Consider, if you will, the humble bus shelter. Just a place to stay safe from the elements while waiting for public transportation, and that’s it, right?
Recently, Wal-Mart, in conjunction with Proctor and Gamble, turned 50 Toronto bus shelters into virtual WalMart stores. Talk about a chain having stores everywhere!
Shopping With QR Codes
Here’s how it worked. Each shelter was given a poster that contained QR codes for Proctor and Gamble products. Commuters who scanned the codes with their smart phones were taken to a Wal-Mart web page that let them buy products online and get free delivery in the process. Why just sit there at a bus shelter doing nothing, when you can shop? Wait for a bus! Kill time! Spend money! Get stuff!
With QR codes popping up everywhere, it’s only natural that they are getting used to increase businesses’ visibility among target audiences in ways that have never been attempted before. The Wal-Mart campaign went after urban shoppers that they normally can’t reach. The shelters chosen were ones located in areas known to have heavy commuter traffic.
So thanks to QR codes, now a simple thing like a bus stop or subway station can be turned into a virtual store. The actual physical set up is simple and straightforward, and if the Toronto campaign is any indication, no special permissions or arrangements are needed with the transportation company, as the posters are part of a single campaign package.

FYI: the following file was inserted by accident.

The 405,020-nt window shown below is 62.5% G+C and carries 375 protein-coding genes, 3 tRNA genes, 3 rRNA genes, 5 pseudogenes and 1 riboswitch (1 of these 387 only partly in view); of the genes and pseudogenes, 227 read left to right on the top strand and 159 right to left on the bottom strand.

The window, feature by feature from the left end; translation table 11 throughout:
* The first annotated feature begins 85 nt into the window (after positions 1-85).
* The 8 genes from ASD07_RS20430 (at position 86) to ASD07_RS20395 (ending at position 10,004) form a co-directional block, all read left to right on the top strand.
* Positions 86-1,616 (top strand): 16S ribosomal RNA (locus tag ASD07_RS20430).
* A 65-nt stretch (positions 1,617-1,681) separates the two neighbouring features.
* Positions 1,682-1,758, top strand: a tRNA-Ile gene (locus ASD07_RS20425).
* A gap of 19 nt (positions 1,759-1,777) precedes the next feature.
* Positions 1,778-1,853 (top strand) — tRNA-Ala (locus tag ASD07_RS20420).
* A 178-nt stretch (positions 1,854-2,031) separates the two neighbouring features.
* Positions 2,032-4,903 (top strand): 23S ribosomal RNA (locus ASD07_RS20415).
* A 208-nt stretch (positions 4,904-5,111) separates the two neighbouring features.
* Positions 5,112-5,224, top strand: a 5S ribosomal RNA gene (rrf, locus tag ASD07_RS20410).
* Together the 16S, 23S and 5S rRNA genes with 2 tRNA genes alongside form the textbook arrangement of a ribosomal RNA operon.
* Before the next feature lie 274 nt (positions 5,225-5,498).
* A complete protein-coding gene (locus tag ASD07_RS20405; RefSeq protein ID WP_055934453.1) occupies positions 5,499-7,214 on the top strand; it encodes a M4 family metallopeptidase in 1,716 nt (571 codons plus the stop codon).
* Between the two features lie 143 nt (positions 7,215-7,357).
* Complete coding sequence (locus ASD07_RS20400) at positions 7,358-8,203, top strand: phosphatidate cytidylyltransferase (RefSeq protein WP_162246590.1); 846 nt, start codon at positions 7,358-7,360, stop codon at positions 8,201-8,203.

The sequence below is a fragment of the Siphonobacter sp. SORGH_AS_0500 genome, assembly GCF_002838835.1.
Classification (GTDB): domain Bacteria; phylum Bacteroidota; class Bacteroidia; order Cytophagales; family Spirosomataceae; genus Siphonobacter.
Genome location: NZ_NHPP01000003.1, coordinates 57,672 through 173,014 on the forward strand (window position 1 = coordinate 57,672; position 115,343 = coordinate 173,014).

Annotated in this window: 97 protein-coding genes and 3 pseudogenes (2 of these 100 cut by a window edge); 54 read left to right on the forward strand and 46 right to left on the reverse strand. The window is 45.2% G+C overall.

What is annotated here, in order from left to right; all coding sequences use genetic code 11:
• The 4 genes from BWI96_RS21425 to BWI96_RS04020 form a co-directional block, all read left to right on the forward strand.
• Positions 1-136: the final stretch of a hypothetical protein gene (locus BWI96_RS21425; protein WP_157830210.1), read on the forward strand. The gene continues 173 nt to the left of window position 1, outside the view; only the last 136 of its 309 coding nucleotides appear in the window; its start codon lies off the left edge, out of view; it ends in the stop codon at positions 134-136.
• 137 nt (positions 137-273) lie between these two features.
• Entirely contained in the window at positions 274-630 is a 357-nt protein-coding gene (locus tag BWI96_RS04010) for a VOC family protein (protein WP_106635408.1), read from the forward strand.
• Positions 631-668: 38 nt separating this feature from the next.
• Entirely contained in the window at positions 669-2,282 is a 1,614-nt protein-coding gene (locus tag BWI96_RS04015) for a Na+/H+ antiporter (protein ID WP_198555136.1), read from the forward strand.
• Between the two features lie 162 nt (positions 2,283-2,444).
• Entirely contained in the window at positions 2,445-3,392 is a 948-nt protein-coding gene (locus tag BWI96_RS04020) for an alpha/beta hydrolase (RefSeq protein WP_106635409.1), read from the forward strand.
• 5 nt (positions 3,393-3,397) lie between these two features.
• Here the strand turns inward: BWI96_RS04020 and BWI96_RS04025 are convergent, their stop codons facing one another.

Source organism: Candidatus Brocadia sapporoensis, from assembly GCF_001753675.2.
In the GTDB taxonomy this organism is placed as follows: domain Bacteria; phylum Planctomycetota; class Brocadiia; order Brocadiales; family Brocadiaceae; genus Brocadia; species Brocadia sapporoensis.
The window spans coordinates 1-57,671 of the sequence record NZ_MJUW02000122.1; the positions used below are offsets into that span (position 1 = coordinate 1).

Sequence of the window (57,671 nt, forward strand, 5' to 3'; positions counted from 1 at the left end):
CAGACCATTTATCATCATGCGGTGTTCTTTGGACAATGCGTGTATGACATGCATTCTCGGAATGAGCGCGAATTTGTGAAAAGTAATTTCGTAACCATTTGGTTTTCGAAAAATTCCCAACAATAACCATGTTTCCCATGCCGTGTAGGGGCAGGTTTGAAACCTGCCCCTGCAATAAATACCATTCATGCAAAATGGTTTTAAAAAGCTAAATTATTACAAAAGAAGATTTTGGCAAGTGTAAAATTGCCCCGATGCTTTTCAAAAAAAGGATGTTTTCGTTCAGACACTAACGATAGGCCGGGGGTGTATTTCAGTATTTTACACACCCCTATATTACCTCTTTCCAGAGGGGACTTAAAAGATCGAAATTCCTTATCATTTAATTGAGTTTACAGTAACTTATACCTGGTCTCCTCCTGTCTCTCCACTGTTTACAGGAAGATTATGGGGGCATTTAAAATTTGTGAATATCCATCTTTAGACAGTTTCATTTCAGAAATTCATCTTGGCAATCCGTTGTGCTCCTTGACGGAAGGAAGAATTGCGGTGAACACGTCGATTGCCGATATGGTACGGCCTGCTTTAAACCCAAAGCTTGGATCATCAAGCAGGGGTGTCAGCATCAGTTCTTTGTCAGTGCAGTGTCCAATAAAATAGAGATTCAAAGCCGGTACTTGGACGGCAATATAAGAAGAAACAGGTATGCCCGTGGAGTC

A Growing Fad
Wal-Mart and Proctor and Gamble aren’t the only companies to dabble in QR code-enabled virtual stores. The Internet grocery service Peapod establish virtual grocery markets in Chicago’s State and Lake Station tunnels. The whole concept is the creation of Tesco, a grocery store chain located in South Korea. Soon, other businesses in the UK, Europe, and Asia began emulating Tesco, and now the practice is hitting North America.
What it all boils down to is QR code-enabled virtual stores are a new marketing development that reaches out to people in the mundane places they frequent on a regular basis in their daily routines, and gives them the chance to accomplish some time-consuming chores (like food shopping) while in transit.
No Place Is Too “Out There” For QR Marketing
The greater the market penetration of smart phones among consumers, the more often virtual stores will become a commonplace aspect of modern shopping. Also, it’s a relatively non-intrusive means of advertising. After all, subway and bus posters have been lurking in the background ever since the first buses and trolleys trundled down city streets. Placing a QR code on a poster and calling some attention to it is a paltry extra effort, especially when one considers the return in terms of exposure for a business.
If QR code advertising catches on in more public transportation facilities, who knows what other public places may get the same treatment? Could it be that somewhere down the road, public bathroom stalls may come equipped with QR posters? If so, maybe the stalls will be called “Go and Shop”.